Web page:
University of Iowa

Exploring Northern Patagonia

May 28th, 2019

At the peak of Cerro Catedral. In the background is Cerro Tronador, a mountain named after the thunder-like noise it makes when chunks of the glacier on it break and crash to the ground.

Uruguay is geographically located in a fantastic part of the world for travel. Its easy to travel not only to Buenos Aires, but also to Brazil, and Argentina as a whole. During my spring break in Uruguay, I decided to travel to Bariloche, Argentina, for a week with three other friends. It was nothing short of amazing. Located in Northern Patagonia, it is a small city surrounded by lakes and the Andes Mountains. I remember pulling into the apartment we stayed in - the building was right on the beach of a glacial lake with the bluest water I had ever seen with snowcapped mountains in the background.


The beach where our apartment was located. Look at that water!

The first day was spent biking around whats called the Circuito Chico. Its a 23-mile loop going through the mountains and around some lakes with various viewpoints and places of interest along the way. It took a few hours to complete, and we frequently ran into a couple of French Canadians along the way that rented bikes at the same place. Afterward, we returned the bikes and walked up Cerro Campanario, a smaller mountain surrounded by lakes. They say it has one of the top five views in the world which is an argument that I would support. We stayed up there until the sun went down and took tons of pictures before stumbling back down the mountain in the dark.


Representing Iowa on the Circuito Chico.

The next day we trekked out on Cerro Catedral, the local ski resort. Because there was no snow yet, there was only one chairlift operating for hiking and mountain biking. We took it about halfway up the mountain and spent the rest of the time climbing to the top. We had first aimed just to hit the ridgeline that we could see from the top of the chairlift, but once we got there, we ate the sandwich lunch we had packed and decided to continue up the ridge as long as we had the time. Popping over the top of the ridge was incredible for two reasons: the views became much more grandioso but so did the wind. It was the type of wind that you could lean into and not fall over. We pushed our way to the top of the peak where the non-operational chairlift rightfully called Clouds would take the braver skiers in the winter. From there, we had a 360-degree view of the surrounding mountains and lakes. We made our way back down the mountain and returned to the little ski village at the bottom. While we waited for the bus, we happened to run into the same two French Canadians who ended up paying for our way back to downtown Bariloche because we had run out of money on our bus card. 


Summiting Cerro Campanario with our two new Canadian friends.

On the third day, we had no plans, walked into a tourism office, and spontaneously signed up for a ziplining tour. They picked us up in an hour and took us to a remote little outpost off a dirt road. From there, we hopped in the trunk area of a Jeep-type vehicle where there were a couple of benches. They took us on what seemed like logging roads until we got to the starting point of the tour. We zipped through the trees on the side of a mountain for the next 45 minutes to an hour and took the vehicles back down the rest of the way. We were greeted at the bottom again by a little gang of dogs, two of them being big, fluffy Saint Bernards.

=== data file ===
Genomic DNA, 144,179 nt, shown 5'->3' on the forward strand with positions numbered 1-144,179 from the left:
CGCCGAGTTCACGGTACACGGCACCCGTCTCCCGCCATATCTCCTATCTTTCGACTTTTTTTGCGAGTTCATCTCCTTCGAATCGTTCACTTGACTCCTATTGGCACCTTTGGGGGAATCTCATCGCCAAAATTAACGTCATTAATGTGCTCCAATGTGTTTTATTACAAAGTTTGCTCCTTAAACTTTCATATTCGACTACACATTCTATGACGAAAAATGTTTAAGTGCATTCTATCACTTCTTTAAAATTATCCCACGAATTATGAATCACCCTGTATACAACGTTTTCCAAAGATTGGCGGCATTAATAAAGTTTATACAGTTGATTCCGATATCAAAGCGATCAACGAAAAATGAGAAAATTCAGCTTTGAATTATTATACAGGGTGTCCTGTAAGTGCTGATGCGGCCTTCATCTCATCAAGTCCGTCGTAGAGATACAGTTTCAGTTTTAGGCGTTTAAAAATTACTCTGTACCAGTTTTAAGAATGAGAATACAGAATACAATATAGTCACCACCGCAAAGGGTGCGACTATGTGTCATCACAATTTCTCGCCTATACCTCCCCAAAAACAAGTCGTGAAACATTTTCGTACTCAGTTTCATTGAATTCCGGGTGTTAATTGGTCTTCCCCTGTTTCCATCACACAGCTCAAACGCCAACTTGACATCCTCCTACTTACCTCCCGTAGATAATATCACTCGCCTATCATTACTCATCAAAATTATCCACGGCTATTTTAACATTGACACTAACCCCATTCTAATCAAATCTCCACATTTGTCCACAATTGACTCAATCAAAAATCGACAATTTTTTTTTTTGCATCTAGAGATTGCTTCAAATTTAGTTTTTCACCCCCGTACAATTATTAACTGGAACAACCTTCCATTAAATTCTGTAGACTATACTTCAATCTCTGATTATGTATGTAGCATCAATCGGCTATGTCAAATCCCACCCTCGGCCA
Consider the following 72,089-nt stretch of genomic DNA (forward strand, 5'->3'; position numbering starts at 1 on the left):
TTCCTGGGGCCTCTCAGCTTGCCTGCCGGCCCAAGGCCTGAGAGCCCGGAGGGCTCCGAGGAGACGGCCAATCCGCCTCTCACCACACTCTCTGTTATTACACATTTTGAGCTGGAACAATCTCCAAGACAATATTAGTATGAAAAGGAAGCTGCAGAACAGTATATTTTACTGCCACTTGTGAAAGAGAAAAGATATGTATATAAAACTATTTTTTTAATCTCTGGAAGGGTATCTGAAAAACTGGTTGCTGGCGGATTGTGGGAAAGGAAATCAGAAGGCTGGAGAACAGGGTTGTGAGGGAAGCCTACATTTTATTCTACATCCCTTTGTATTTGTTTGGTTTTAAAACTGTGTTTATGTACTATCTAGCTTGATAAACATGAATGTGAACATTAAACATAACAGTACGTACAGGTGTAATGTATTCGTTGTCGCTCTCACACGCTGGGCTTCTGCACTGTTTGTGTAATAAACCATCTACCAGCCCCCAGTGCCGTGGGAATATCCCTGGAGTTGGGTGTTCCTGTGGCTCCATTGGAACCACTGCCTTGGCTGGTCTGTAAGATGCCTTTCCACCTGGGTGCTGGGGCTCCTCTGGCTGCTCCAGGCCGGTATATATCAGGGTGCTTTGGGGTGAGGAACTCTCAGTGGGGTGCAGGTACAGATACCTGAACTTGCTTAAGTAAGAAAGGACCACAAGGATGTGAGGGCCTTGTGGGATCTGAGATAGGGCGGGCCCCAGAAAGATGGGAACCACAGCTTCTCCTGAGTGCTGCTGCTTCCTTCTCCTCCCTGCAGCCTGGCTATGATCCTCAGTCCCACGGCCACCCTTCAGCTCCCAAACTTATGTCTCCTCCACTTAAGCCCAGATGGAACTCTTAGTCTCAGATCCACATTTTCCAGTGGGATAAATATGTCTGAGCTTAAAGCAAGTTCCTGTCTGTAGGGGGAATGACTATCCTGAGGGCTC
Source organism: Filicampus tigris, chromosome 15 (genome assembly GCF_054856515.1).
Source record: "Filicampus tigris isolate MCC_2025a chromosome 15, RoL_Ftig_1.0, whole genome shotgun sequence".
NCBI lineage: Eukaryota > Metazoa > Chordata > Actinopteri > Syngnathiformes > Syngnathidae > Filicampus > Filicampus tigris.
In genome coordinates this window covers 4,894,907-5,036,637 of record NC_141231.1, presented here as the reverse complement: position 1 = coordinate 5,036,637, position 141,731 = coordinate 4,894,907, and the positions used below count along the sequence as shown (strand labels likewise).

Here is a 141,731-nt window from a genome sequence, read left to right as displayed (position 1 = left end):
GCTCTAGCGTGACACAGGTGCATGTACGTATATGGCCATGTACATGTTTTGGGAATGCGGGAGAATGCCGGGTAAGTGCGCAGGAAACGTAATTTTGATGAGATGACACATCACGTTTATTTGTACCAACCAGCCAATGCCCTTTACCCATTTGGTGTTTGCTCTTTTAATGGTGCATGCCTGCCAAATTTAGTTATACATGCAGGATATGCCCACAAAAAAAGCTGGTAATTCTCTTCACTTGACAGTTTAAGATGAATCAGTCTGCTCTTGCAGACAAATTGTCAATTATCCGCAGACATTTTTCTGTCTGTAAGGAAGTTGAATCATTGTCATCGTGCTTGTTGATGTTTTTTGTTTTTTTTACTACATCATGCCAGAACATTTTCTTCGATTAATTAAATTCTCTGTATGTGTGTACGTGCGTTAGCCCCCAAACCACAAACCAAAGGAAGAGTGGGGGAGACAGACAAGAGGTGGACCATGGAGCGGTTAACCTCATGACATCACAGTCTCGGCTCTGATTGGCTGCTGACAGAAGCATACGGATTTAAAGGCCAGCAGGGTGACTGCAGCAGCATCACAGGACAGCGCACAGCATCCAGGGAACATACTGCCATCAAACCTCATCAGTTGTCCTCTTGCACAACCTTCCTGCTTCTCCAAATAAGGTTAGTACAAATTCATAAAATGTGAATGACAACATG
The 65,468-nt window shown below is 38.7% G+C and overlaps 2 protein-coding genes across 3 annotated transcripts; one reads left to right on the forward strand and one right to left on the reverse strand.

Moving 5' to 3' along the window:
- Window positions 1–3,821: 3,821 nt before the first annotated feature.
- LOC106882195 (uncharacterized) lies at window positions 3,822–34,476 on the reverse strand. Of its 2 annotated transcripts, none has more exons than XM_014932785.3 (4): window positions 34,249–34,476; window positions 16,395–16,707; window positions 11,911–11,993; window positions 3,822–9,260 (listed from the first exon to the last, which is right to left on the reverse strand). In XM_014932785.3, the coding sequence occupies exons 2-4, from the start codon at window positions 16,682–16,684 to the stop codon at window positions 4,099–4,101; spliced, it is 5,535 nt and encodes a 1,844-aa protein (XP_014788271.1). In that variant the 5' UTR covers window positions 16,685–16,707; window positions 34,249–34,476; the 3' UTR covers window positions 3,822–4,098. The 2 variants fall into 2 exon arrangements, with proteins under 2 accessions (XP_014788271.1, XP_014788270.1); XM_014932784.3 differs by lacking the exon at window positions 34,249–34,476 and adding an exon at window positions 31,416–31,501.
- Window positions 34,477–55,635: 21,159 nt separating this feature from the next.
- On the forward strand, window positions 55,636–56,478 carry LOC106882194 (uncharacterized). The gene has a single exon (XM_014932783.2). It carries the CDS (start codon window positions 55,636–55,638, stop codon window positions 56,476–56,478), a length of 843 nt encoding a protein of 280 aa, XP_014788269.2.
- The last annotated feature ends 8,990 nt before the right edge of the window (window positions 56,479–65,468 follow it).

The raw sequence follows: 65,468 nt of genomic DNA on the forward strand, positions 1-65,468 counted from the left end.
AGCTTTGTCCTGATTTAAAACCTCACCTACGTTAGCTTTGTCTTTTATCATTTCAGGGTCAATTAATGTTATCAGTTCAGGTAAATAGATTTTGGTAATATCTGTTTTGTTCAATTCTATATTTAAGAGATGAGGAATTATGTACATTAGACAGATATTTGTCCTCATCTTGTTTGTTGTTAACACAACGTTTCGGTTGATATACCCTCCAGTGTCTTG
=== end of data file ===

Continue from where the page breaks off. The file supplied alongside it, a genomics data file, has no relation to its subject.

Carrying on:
The cuties who met us back at the bottom of the mountain.

While we were in the tourism office the day before, we booked a trip on large catamarans to visit the Arrayanes Forest and Victoria Island. We arrived at the port and boarded the ships. We took them through Lake Nahuel Huapi, a large glacially fed lake on which Bariloche was founded. The boat had an open-air upper deck and walkways around to the bow of the ship. Of course, we had to take Titanic-style pictures as we passed through the deep, cobalt blue water. We arrived at the Arrayanes Forest and did a quick walk around. Its the only forest of its kind in the world. The type of tree has a cinnamon color to it and is noticeably colder to the touch because its bark is so thin. After the hike around, we took the boat over to Victoria Island. On the island, we hiked two and a half miles to the northern part where there was a beach with crystal clear water and a giant stone to climb on. We spent about an hour there exploring and skipping stones before returning to the mainland.


Catamaran in Nahuel Huapi Lake on the way to the Arrayanes forest.

There happened to be a huge chocolate festival in Bariloche while we were there for Easter week. The last whole day in the city, we witnessed the largest bar of chocolate made in the world at 656 feet running down the main street. Bariloche is well known for its artisan chocolate because of its history of German-speaking immigrants. We ate plenty of chocolate and bought some as gifts before heading home.


The beach right off downtown Bariloche.

Having visited Bariloche, I would strongly recommend it. I liked it so much, on the second day there, I had already thought about what it would be like to live there. There are so many places to visit in southern South America, but Bariloche is one that must be on the travel bucket list.

Check out more photos from Zane's amazing trip. 
 

 

Zane Johnson is a biomedical engineering major and Spanish minor at the University of Iowa. He is spending his semester in Uruguay on the USAC Montevideo program. 

Interested in going abroad? Learn more about first steps

Author